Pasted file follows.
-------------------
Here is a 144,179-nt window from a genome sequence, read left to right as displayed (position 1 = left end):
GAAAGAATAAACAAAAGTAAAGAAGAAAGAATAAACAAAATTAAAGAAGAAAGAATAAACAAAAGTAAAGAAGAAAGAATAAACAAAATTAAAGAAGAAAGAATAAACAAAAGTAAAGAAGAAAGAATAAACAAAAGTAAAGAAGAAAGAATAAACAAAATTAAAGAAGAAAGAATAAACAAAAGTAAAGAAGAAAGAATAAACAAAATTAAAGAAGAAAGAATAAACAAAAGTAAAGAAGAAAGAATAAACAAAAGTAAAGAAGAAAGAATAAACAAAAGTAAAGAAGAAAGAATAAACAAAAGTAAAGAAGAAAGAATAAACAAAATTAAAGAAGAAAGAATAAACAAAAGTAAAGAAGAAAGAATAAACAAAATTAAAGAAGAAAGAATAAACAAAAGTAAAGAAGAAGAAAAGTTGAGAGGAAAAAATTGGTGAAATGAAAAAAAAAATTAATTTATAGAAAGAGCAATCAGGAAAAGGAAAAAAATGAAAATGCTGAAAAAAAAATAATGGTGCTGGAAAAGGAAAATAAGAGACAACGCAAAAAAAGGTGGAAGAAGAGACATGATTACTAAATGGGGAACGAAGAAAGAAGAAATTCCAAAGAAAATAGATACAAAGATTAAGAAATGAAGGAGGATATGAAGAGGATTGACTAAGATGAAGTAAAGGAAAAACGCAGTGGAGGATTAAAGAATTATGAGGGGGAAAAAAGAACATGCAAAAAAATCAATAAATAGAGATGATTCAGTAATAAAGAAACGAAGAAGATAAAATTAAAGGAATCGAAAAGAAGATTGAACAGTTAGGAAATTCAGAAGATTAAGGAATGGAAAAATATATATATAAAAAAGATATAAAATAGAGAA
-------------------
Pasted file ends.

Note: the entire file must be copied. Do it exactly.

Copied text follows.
Here is a 144,179-nt window from a genome sequence, read left to right as displayed (position 1 = left end):
GAAAGAATAAACAAAAGTAAAGAAGAAAGAATAAACAAAATTAAAGAAGAAAGAATAAACAAAAGTAAAGAAGAAAGAATAAACAAAATTAAAGAAGAAAGAATAAACAAAAGTAAAGAAGAAAGAATAAACAAAAGTAAAGAAGAAAGAATAAACAAAATTAAAGAAGAAAGAATAAACAAAAGTAAAGAAGAAAGAATAAACAAAATTAAAGAAGAAAGAATAAACAAAAGTAAAGAAGAAAGAATAAACAAAAGTAAAGAAGAAAGAATAAACAAAAGTAAAGAAGAAAGAATAAACAAAAGTAAAGAAGAAAGAATAAACAAAATTAAAGAAGAAAGAATAAACAAAAGTAAAGAAGAAAGAATAAACAAAATTAAAGAAGAAAGAATAAACAAAAGTAAAGAAGAAGAAAAGTTGAGAGGAAAAAATTGGTGAAATGAAAAAAAAAATTAATTTATAGAAAGAGCAATCAGGAAAAGGAAAAAAATGAAAATGCTGAAAAAAAAATAATGGTGCTGGAAAAGGAAAATAAGAGACAACGCAAAAAAAGGTGGAAGAAGAGACATGATTACTAAATGGGGAACGAAGAAAGAAGAAATTCCAAAGAAAATAGATACAAAGATTAAGAAATGAAGGAGGATATGAAGAGGATTGACTAAGATGAAGTAAAGGAAAAACGCAGTGGAGGATTAAAGAATTATGAGGGGGAAAAAAGAACATGCAAAAAAATCAATAAATAGAGATGATTCAGTAATAAAGAAACGAAGAAGATAAAATTAAAGGAATCGAAAAGAAGATTGAACAGTTAGGAAATTCAGAAGATTAAGGAATGGAAAAATATATATATAAAAAAGATATAAAATAGAGAA